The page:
COLLAPSED Anglo Irish Bank will repay another €200m of so-called 'senior unsecured bonds' tomorrow, further reducing the gain the State can make it if embarks on burden sharing with bank bondholders.
Tomorrow's repayment, which the bank is legally compelled to make, will see investors who bought the bonds back in December make gains of as much as 13pc.
The Government has already ruled out burden sharing with senior bondholders in AIB, EBS, Irish Life & Permanent and Bank of Ireland but has left the door open for Anglo and Irish Nationwide in the future.
Finance Minister Michael Noonan has said losses may be inflicted on senior bondholders in Anglo and Nationwide if the two institutions need more capital, and if the European authorities and the IMF agree.
Since the latest capital assessment of Anglo and Nationwide has not yet been published, tomorrow's repayment will go ahead as usual, sources said last night.
Even if Anglo and Nationwide did need more capital, repayments over the next couple of months would probably have to be made since it could take months to get agreement on burden sharing from Europe and the IMF. The Anglo bonds were yesterday trading at face value, implying that investors were fully confident the bonds would be repaid.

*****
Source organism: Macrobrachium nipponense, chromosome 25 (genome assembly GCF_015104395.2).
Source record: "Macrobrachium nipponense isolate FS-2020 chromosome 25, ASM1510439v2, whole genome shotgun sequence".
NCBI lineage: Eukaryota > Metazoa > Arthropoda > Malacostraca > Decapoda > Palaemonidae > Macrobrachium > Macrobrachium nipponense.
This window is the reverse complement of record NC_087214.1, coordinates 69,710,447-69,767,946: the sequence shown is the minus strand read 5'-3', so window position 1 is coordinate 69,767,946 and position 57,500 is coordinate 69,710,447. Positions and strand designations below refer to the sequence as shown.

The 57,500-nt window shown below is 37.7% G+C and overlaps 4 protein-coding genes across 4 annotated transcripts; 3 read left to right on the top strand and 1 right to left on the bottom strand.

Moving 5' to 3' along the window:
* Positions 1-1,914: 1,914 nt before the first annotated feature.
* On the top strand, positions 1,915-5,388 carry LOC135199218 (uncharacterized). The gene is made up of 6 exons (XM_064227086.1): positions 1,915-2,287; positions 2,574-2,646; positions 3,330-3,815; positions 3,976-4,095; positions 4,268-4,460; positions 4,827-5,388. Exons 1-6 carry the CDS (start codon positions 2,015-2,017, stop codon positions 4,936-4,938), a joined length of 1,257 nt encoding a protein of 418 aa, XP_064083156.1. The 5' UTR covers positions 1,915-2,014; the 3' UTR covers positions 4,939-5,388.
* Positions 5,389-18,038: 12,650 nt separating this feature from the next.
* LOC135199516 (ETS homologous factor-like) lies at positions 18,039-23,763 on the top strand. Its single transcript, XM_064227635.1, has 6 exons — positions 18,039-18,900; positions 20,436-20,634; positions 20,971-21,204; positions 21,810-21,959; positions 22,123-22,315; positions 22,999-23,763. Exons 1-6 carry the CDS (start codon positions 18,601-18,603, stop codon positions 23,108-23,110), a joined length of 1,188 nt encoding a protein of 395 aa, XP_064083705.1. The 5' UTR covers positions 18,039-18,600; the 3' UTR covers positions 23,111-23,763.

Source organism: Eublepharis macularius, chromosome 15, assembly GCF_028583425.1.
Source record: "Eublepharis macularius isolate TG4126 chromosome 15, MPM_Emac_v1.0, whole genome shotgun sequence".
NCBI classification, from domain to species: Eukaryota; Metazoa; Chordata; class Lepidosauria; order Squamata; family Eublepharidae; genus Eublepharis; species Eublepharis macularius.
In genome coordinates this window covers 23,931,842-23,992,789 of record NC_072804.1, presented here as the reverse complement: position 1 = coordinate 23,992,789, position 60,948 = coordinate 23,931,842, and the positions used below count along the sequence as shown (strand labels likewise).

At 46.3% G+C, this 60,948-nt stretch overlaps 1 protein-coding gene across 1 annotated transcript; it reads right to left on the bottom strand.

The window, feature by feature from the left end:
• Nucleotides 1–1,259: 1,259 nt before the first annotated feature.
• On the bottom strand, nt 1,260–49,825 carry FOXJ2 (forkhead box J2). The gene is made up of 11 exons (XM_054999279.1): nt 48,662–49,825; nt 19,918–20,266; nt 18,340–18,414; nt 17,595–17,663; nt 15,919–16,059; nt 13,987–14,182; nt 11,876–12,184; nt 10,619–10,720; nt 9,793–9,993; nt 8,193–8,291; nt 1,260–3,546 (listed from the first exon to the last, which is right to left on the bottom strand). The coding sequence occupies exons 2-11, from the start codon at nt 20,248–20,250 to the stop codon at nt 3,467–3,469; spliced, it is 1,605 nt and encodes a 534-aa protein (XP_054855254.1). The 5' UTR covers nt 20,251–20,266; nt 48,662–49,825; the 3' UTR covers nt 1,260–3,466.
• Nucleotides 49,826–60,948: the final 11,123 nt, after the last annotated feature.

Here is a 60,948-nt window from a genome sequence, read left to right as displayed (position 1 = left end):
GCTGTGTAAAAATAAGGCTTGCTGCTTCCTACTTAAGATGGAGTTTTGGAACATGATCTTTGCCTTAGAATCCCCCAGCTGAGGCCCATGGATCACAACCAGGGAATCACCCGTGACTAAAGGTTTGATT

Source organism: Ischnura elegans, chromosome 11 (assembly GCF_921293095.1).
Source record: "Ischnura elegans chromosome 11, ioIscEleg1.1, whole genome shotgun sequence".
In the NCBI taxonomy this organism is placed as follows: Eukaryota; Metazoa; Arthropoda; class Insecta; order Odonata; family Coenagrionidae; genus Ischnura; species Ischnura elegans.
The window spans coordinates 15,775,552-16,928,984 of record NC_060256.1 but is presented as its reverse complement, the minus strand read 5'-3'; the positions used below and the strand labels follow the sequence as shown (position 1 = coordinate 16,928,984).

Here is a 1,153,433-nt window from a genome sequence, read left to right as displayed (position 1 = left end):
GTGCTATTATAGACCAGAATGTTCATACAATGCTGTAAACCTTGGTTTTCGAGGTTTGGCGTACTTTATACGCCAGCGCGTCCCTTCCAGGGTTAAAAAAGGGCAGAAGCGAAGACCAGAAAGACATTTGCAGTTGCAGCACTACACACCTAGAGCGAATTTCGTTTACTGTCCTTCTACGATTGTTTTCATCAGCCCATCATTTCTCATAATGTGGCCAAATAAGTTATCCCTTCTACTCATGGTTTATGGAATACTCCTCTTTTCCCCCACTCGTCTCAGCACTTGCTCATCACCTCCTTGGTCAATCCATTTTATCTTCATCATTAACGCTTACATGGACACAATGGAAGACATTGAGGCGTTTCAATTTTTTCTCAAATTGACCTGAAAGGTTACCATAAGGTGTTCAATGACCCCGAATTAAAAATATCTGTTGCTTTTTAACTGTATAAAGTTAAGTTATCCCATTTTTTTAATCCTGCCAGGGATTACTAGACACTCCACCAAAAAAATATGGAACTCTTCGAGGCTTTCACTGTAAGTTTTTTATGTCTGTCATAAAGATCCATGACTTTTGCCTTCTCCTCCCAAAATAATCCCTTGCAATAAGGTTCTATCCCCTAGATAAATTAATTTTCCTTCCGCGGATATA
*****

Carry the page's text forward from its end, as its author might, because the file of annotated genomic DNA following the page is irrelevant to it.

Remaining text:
In December, after Ireland succumbed to an EU/IMF bailout, the bonds were changing hands for just 87pc of their face value. From tomorrow, Anglo will have less than €3bn in senior unsecured bonds left; while Nationwide's pool of senior unsecured debt stands at just over €630m, according to data from Bloomberg.
The next major payment for Anglo is a $1bn (€708m) bond that falls due in November, while Nationwide has a €538m bond that matures in late June 2012.
AIB is also due to repay some 2bn yen (about €17m) of senior unsecured debt tomorrow. (Additional reporting by Bloomberg).